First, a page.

repair services that her leasing customers could "click through
    to." The receiving site would have a highly qualified customer
    and the bank and the repair service could share in the incremental revenue.

Although these two conversations were specific to financial services,
you can imagine the same model being used in other industries. For example,
in healthcare shared authentication might be used to refer a patient from
one doctor to another, with their medical records and consent "bundled

So What’s New Here?

Skeptics will, we’re sure, be quick to point out that shared authentication
is nothing more than affiliate marketing; its been around for a long time
and is already quite effective. What can shared authentication possibly
add to affiliate marketing? In my mind, it’s really a granularity opportunity.
When presented with user-specific assertions from the sending enterprise,
it is possible for the receiving enterprise to tailor special offers that
directly meet the needs of the consumer. Instead of the generic offer,
the consumer benefits from a customized offer.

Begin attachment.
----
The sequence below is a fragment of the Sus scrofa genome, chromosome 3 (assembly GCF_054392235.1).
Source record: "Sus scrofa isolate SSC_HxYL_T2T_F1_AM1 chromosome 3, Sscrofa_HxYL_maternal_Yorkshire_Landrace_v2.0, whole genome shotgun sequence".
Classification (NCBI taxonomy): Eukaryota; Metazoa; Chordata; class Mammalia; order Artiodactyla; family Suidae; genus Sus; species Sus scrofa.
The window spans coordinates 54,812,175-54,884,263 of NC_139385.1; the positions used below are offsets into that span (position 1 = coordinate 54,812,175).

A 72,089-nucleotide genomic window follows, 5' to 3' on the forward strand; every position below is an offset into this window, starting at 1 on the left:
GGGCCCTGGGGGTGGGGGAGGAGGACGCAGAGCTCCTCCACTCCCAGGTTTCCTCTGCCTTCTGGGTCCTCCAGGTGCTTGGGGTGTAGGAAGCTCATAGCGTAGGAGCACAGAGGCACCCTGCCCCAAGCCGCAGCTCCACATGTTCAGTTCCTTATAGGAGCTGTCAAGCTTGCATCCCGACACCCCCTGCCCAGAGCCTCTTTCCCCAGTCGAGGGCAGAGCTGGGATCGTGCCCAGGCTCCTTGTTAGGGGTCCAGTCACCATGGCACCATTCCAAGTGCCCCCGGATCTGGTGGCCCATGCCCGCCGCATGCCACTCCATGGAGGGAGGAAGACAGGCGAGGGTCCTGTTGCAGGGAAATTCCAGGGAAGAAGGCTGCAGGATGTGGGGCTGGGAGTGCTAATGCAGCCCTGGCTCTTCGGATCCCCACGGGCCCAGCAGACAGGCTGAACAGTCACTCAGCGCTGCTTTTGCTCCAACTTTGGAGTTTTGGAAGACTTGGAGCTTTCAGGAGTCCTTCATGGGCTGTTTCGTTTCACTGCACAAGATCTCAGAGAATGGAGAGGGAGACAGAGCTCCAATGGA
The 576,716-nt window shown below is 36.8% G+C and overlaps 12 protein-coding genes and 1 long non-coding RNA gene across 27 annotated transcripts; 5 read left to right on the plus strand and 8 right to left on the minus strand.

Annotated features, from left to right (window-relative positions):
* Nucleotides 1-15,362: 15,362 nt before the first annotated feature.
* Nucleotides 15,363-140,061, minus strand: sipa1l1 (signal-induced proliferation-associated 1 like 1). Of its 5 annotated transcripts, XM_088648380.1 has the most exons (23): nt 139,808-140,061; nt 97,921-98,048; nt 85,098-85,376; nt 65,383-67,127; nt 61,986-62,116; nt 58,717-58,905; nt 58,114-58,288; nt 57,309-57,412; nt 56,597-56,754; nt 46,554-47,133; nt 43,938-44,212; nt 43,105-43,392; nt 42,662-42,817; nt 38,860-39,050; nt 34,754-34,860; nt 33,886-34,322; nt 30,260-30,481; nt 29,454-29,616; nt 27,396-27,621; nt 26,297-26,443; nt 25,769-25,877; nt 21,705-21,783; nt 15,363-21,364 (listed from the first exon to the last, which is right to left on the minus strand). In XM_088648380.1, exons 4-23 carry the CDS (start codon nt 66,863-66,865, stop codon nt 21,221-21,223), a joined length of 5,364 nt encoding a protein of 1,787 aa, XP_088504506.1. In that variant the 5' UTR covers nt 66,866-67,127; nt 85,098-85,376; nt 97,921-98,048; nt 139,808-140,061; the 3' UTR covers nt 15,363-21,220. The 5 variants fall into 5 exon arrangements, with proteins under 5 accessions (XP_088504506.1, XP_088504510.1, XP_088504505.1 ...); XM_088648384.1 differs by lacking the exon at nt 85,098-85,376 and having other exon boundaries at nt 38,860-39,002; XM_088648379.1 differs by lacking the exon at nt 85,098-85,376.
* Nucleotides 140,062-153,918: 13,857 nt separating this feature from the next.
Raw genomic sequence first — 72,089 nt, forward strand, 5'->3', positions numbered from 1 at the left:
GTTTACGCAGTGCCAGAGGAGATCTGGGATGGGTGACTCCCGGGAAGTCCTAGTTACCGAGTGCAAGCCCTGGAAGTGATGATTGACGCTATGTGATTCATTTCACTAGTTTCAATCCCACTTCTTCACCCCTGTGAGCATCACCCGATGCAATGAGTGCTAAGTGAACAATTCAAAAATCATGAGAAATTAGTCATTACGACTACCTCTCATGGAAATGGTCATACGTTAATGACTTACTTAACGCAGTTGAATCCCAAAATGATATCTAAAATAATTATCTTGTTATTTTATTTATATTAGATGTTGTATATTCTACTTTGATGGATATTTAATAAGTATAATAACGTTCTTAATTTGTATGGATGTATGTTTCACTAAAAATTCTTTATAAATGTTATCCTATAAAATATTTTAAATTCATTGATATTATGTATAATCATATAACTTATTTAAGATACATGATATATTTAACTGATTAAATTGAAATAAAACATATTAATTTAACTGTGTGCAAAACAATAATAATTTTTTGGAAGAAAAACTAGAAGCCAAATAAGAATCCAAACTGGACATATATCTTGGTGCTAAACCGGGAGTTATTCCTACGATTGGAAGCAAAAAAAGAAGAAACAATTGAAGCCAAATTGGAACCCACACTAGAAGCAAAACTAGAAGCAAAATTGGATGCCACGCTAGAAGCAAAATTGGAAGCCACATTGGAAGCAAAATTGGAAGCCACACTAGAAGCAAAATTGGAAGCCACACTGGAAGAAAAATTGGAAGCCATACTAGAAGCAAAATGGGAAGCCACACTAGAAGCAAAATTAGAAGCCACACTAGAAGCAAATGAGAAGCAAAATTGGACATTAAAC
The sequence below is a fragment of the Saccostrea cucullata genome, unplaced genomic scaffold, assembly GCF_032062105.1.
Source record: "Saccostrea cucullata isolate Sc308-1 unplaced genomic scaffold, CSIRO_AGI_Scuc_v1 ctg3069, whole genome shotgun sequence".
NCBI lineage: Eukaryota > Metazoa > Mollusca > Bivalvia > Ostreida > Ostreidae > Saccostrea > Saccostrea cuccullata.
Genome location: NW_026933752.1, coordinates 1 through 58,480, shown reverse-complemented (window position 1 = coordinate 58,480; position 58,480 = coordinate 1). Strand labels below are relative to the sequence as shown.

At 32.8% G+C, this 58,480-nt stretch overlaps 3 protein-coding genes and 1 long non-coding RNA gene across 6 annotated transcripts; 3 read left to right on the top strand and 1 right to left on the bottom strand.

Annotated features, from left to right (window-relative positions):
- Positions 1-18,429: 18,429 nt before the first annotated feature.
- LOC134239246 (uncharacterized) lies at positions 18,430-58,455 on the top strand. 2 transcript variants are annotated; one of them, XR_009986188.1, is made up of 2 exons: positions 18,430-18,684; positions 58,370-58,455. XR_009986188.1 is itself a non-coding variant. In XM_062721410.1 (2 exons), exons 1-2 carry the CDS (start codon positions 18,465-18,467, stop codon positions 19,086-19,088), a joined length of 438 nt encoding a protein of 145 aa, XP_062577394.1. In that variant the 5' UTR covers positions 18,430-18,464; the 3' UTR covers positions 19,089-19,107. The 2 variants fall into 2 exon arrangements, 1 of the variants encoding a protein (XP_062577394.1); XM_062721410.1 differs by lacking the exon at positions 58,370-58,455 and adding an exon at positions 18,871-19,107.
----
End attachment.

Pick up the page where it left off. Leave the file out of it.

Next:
In the online world, affiliate marketing programs are heavily used to
reward Web sites that direct online consumers from one site to another.
But what does an inbound referral from a sending Web site really say?
Only that this consumer was visiting the sending Web site and clicked
on a link. The referral says nothing of the consumer’s interests, circumstances,
or qualifications as a customer. It certainly doesn’t say the consumer
is prequalified for a $700,000 home loan!

Privacy – It’s Not So Hard

Let’s gore one more ox regarding shared authentication. We’re continually
amazed over the fuss (within the product development community anyway)
about privacy. While we do have some sympathy for product managers in
banks and other companies who have to retool existing products and marketing
practices to account for new privacy requirements, we have no patience
when it comes to new online services and marketing programs. Just design
in privacy from the very start.

Consumer privacy is really painfully simple. You can’t do stuff to consumers
without their consent; you can’t use consumers’ stuff without their consent;
and you have to take really, really, good care of consumers’ stuff once
they give it to you. This isn’t going to go away or change materially.
Financial service providers who walk the fine line and quibble about what
"consent" means or what "stuff" is will be the on
the receiving end of regulator and consumer outrage.

Luckily, digital identities—and identity-enabled products and services—work
well within this new, privacy-aware environment. The extensions of digital
identities are digital profiles—information about a consumer, their
preferences, choices, and attributes. Use-of-data and use-of-identity